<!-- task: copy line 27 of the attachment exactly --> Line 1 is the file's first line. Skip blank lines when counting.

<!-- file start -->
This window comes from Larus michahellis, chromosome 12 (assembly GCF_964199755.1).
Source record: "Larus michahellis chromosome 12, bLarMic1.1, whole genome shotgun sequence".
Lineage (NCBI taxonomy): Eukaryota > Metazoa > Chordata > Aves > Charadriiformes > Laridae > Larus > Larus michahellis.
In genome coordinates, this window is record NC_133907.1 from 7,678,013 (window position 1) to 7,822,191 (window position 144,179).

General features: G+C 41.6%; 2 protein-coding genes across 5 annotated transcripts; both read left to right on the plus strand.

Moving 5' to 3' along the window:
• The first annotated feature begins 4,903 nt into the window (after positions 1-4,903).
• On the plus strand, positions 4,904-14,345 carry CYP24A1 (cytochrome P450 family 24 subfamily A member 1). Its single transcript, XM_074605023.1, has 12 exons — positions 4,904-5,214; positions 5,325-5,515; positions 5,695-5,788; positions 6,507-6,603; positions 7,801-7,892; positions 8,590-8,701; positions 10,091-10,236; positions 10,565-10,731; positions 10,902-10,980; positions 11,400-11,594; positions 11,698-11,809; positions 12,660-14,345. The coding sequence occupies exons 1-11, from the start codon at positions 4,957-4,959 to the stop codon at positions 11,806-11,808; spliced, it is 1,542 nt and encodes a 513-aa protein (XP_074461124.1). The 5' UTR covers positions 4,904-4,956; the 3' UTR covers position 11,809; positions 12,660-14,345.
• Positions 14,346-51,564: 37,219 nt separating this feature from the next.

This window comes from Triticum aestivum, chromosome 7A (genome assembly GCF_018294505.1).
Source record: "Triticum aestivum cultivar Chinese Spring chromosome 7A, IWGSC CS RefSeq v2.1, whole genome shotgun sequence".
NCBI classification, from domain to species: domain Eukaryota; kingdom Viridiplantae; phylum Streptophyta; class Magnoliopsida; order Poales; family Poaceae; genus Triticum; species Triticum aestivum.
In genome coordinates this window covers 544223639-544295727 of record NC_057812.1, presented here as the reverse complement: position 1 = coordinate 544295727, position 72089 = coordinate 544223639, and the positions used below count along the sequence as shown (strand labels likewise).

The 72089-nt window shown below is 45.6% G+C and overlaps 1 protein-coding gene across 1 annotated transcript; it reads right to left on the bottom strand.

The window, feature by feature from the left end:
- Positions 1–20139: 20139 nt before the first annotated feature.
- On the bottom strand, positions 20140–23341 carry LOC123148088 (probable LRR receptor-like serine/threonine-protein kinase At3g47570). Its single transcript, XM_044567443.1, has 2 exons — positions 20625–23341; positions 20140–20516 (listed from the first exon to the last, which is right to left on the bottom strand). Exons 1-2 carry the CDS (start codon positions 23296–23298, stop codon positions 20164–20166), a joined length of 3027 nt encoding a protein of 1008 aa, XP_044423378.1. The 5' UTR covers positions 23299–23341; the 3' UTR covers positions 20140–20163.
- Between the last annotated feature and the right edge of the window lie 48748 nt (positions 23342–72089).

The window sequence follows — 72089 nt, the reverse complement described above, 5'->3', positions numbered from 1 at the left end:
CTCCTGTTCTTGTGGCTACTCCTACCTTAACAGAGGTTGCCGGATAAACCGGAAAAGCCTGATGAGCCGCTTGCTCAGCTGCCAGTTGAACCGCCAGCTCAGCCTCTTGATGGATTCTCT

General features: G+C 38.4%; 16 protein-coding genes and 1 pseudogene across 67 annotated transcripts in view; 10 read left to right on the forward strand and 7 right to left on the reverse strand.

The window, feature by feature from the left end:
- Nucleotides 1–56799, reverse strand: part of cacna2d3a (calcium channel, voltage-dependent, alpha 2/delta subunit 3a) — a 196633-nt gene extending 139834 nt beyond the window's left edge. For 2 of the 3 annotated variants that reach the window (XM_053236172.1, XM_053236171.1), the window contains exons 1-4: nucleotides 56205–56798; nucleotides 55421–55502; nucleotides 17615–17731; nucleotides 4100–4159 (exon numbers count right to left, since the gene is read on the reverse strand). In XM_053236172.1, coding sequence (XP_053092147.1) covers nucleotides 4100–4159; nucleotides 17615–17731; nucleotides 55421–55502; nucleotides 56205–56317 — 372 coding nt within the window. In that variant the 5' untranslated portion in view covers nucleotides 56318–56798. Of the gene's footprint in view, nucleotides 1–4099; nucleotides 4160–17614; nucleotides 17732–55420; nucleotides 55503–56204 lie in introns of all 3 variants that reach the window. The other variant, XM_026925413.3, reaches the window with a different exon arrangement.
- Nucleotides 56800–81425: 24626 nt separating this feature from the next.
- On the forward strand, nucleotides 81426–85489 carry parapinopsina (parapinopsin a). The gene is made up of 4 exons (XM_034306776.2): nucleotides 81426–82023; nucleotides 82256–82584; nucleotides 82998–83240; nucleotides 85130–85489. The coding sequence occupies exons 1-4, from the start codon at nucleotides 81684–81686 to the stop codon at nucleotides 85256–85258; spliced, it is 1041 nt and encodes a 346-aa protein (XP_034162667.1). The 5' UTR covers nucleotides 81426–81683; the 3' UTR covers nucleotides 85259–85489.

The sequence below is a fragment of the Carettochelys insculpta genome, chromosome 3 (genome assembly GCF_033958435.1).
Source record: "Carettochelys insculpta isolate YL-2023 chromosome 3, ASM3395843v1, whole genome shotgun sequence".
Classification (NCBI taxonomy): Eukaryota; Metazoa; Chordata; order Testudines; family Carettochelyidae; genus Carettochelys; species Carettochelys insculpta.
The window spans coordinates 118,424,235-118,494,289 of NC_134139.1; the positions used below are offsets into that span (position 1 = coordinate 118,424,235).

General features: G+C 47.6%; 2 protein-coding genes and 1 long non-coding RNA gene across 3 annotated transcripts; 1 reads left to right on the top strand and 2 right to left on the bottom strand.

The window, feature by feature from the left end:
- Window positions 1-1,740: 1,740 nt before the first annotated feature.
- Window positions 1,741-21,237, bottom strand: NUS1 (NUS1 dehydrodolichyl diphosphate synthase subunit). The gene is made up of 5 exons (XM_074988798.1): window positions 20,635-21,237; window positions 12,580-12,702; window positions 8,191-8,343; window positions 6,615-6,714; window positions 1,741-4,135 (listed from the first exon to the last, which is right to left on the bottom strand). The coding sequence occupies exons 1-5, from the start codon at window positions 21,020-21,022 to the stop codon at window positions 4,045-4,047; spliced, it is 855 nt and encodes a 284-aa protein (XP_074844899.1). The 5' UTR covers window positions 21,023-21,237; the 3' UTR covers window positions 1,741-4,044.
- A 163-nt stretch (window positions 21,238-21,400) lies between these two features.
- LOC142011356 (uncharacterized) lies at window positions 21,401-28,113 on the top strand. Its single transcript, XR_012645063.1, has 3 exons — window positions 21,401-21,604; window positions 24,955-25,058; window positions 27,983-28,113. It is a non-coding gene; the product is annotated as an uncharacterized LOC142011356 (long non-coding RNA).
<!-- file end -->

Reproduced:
Source record: "Carettochelys insculpta isolate YL-2023 chromosome 3, ASM3395843v1, whole genome shotgun sequence".